© 2010 Ray Wong
How much of The Social Network, a movie about how Facebook came to be, is true and how much is fiction? That alone is enough for us to want to see it. It helps if it's a really good movie, too.
Mark Zuckerberg (Jesse Eisenberg) is a Harvard freshman who majors in Computer Science. He's also a super nerd and he seems to have a problem relating to other people. After his girlfriend Erica (Rooney Mara) breaks up with him, he gets really drunk and spends the night blogging about her and hacking into Harvard's system to create a site called Facemash.com which allows Harvard students to rate the hotness of fellow female students. The stunt costs him a six-month academic suspension and infamy on campus, but he also gets the attention of the Winklevoss twins (Armie Hammer), who want Mark to work on a networking site for them.
What they don't know is Mark takes their seed of idea and turns it into his own venture called The Facebook, with the help of his best friend Eduardo Saverin (Andrew Garfield). Eduardo reluctantly becomes Mark's business partner by funding the work, while he's concerned about Mark's deceiving the twins. The Facebook is a huge hit and soon Eduardo wants to make it into a profit-making company, but Mark believes they are not ready yet, and they need investors. He meets entrepreneur and former Napsters boy-genius Sean Parker (Justin Timberlake), who advises him to move to relocate to Silicon Valley.
When the Windlevoss twins realize they've been duped, they want to take action against Mark, but nobody wants to help them. Finally they decided to file a federal lawsuit against Mark for intellectual property theft. Meanwhile, Eduardo is not pleased with party boy Sean Parker's involvement and he feels he's been slowly pushed out of the company he helps founded.
Jesse Eisenberg (Zombieland) is perfectly cast as the genius behind the social network site who, ironically, lacks social skills. Eisenberg has played lovable nerds many times, but here he's displayed something more brutal, aggressive and ruthless. Regardless of who the real Mark Zuckerberg (the youngest billionaire in history) is, Eisenberg's portrayal of a socially inept but intellectually brilliant man is itself brilliant.
As his business partner, Andrew Garfield (Never Let Me Go) is equally interesting. Eduardo is more of an average guy who happens to be Zuckerberg's best friend at Harvard. He's not that great of a businessman -- he's more into getting into and exclusive organization than seeing Zuckerberg's vision through. Garfield nicely plays Eduardo's naiveté and genuineness. Justin Timberlake (The Love Guru) is also excellently smarmy and player-like as Sean Parker, an unlikable character.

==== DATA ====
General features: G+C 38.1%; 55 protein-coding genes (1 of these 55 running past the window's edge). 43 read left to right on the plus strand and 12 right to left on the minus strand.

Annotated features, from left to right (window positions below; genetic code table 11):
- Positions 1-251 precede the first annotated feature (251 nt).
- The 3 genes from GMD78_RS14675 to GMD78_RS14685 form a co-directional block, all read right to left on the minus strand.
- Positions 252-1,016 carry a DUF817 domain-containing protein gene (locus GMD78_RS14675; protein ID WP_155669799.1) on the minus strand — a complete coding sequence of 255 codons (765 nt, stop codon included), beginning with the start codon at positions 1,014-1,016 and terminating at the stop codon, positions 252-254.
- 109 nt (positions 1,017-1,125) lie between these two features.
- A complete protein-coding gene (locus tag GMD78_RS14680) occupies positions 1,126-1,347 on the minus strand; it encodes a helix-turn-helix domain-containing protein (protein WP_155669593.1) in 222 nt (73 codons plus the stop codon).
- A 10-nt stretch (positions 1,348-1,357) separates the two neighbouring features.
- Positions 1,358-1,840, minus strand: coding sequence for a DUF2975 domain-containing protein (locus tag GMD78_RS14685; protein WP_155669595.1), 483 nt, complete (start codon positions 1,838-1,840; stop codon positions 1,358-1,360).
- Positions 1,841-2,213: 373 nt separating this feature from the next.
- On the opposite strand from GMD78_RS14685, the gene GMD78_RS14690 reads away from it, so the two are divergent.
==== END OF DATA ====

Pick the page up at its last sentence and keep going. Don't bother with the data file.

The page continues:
Armie Hammer (Reaper) plays dual roles as Cameron and Tyler Winklevoss (with Josh Pence as his stand-in when both twins are on screen). Hammer has great presence and fits the roles nicely as the preppy brothers who come from money, but as an actor he's a little slight compared to the others. Rooney Mara (The Girl with the Dragon Tattoo) is in fine form in a minor but pivotal role as Mark's girlfriend who, in a way, started Facebook. Max Minghella (Art School Confidential), is making his famous father proud with is performance as the Winklevosses' friend and confidant.
Aaron Sorkin (Charlie Wilson's War) brings his trademarked fast-paced, rapid-tongue style to adapt Ben Mezrich's novel. Sorkin's screenplay is tight, intricate, multilayered and at times a bit too advanced for the average audience to absorb. Sometimes he throws out the legal and technical jargons too readily, it's somewhat hard to follow. However, Sorkin's deft writing and the way he weaves character development with plot movement are commendable. He shows us great drama and conflict and tension do not necessarily involve violence, murder, car chases or explosions. It's evident in the very first scene, where a verbal exchange between Mark Zuckerberg and Erica in a crowded bar, showcases what a great dramatist Sorkin is.
Paring Sorkin with director David Fincher (The Curious Case of Benjamin Button) is an intellectual's wet dream come true. Fincher has made a name for himself for giving us some of the most intellectually stimulating thriller and crime dramas. The construct of The Social Network, which is part "how they all started" and a courtroom drama, lends itself to a fast-paced, gripping thrill ride, and Fincher doesn't disappoint. His direction is crisp, a wonderful complement to Sorkin's sharp script. The cinematography is fantastic (the most impressive shots were seen at a rowing match). The music is hauntingly appropriate. The production is top-notch in every way.
The Social Network is one of the first likely Oscar contenders and will probably earn nods in screenplay, direction, supporting actors, cinematography and picture. It's a first-class production with an intense and intelligent script and all-around great performances. It's definitely something to talk about with your friends on the social networks.
Stars: Jesse Eisenberg, Andrew Garfield, Armie Hammer, Justin Timberlake, Rooney Mara, Max Minghella
Director: David Fincher
Writers: Aaron Sorkin (based on Ben Mezrich's novel)
MPAA Rating: PG-13 for sexual content, drug and alcohol, language
Running Time: 120 minutes
Script – 8
Performance – 8
Direction – 9
Cinematography – 9
Editing – 8
Production – 8
Total – 8.2 out of 10